One year of the US-Taliban agreement: Where does Afghanistan stand?

opinionOne year of the US-Taliban agreement: Where does Afghanistan stand?

The US-Taliban agreement inked last year on 29 February 2020 after exhausting rounds of complex negotiations engaging the Taliban and the US representatives paved an exit plan for the US and foreign forces from Afghanistan by 1 May 2021. Needless to say, given the historical evidence, the agreement aimed at ensuring rather unrealistic guarantees from the Taliban to curtail their ties with extremist individuals/groups including Al Qaeda, and not allow Afghan territory to be a haven for Al Qaeda and other such groups/individuals. The agreement, from day one, brooked strong apprehensions regarding its adverse impact on the security situation in Afghanistan and also its potential to further strengthen Taliban’s conviction regarding their ability to push their terms and conditions with the United States and the democratically elected Afghan regime under President Ghani.
The signing of the agreement was supposed to be followed by the intra-Afghan talks. President Ghani, despite enormous resistance, was compelled to agree to the Taliban’s condition of release of 5,000 Taliban prisoners as a pre-requisite for the intra-Afghan talks. Many of the released Taliban prisoners have reportedly joined the fighting in Afghanistan adding to the severity of the security dynamics.
Official reports suggest that the total number of foreign troops in Afghanistan is around 9,600 including 2,500 US troops. The Taliban have been rejoicing the signing of the agreement as a well-known Afghan proverb, “You have the watches, but we have the time”, is finally about to become a reality in Taliban’s view (and multiple other non-state actors in Afghanistan) who have been fervently anticipating the departure of the foreign forces from the country. Taliban never agreed to the ceasefire, thus violence is spiking in Afghanistan and the nature of the attacks has turned gruesome with “targeted assassinations”, which has added to pessimism regarding the future of Afghanistan. Middle-class professionals including journalists, police, prosecutors, and judges have become frequent targets of the terror attacks in Kabul. The Taliban, as expected, have repeatedly denied their role in the attacks but most of the Afghans and external experts see this trend as an attempt by the Taliban to shut rational voices which can potentially play a role in building civil society in Afghanistan. The attacks are multiplying the angst regarding the future of hard-earned women’s freedom and rights in the country. Afghanistan has witnessed the bloodiest battle for the last 20 years but certainly one of the major achievements of the state has undeniably been women empowerment which isn’t in sync with the Taliban’s ideological agenda.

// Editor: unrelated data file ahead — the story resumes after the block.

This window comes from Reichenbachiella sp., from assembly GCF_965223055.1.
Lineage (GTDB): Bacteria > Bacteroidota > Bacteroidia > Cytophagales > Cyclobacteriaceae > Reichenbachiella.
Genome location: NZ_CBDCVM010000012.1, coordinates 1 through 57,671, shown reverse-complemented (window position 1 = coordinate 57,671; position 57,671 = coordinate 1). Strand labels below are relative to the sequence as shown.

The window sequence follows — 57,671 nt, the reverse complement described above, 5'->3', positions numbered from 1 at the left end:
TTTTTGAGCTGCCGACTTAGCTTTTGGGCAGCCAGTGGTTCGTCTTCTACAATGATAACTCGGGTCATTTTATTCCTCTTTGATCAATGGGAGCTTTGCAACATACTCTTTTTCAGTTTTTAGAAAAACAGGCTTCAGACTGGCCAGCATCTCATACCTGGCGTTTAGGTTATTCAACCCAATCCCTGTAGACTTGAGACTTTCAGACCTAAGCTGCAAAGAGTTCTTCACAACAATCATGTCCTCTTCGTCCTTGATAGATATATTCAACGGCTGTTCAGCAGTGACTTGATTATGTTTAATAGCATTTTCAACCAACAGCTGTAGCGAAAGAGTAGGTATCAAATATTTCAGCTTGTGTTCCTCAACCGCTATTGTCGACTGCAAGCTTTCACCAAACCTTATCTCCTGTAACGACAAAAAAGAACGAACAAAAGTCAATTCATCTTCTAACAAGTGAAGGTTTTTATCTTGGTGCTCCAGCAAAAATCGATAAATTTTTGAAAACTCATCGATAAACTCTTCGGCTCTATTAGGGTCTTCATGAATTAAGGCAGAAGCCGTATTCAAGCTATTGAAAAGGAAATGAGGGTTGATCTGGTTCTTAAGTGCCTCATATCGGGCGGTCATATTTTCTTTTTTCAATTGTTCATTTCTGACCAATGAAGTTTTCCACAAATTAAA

The regional branch of the Islamic State group—Islamic State-Khorasan (IS-K)—seems to have gathered strength and is keen to make its presence felt in Afghanistan. According to intelligence services, the estimated capacity of the militant group is between 1,000-2,500, which is sufficient to conduct high-profile attacks in cities of Afghanistan.
The stalled intra-Afghan talks do not promise a political solution anytime soon. The Taliban, on 7 February, announced on their official website that the Ghani government “lacks all domestic and international legitimacy and must be replaced with an Islamic government…declaration of Islamic Emirate…” The areas under the Taliban control reportedly follow a rigid and forceful interpretation of the Sharia law. And the Taliban have made it very clear that nothing less than an Islamic Emirate will be acceptable to the group.
Repeated official revelations by US intelligence agencies have failed to impact the existing ties between the Taliban and Al Qaeda. The 4 January 2021 summary of the US Department of Treasury stated, “Al Qaeda is gaining strength in Afghanistan while continuing to operate with the Taliban under the Taliban’s protection… Al Qaeda capitalizes on its relationship with the Taliban through its network of mentors and advisers who are embedded with the Taliban, providing advice, guidance, and financial support.”
The Taliban are trying hard to strengthen their relationship and a support base amongst the regional powers—Pakistan, Russia, Iran, and Central Asia. Pakistan remains strategically aligned with the Taliban and Mullah Abdul Ghani Baradar led a Taliban delegation to Pakistan on 16 December 2020. The group visited Iran on 26 January on a formal invitation for a bilateral meeting “to review (the) Afghan peace process”. The Taliban delegation met Zamir Kabulov, Vladimir Putin’s special envoy for Afghanistan, during the Moscow visit in January to ensure Russia’s support to the exit of the US troops. On 6 February, the Taliban’s visit to Turkmenistan was reported to have discussed the construction of the Turkmenistan-Afghanistan-Pakistan-India (TAPI) natural-gas pipeline and the Turkmenistan-Afghanistan-Pakistan (TAP) power line (according to the Turkmen foreign ministry).
Although the Taliban has been actively trying to reaffirm its legitimacy and strengthen its relationship with major regional powers, the Biden administration is inclining towards reviewing its Afghan policy and decision of withdrawal of the forces. The US needs to seriously examine the option of a condition-based approach in Afghanistan to be able to ensure that the country doesn’t slide into complete chaos and a civil-war-like situation.
Dr Shalini Chawla, Distinguished Fellow, Centre for Air Power Studies, New Delhi.

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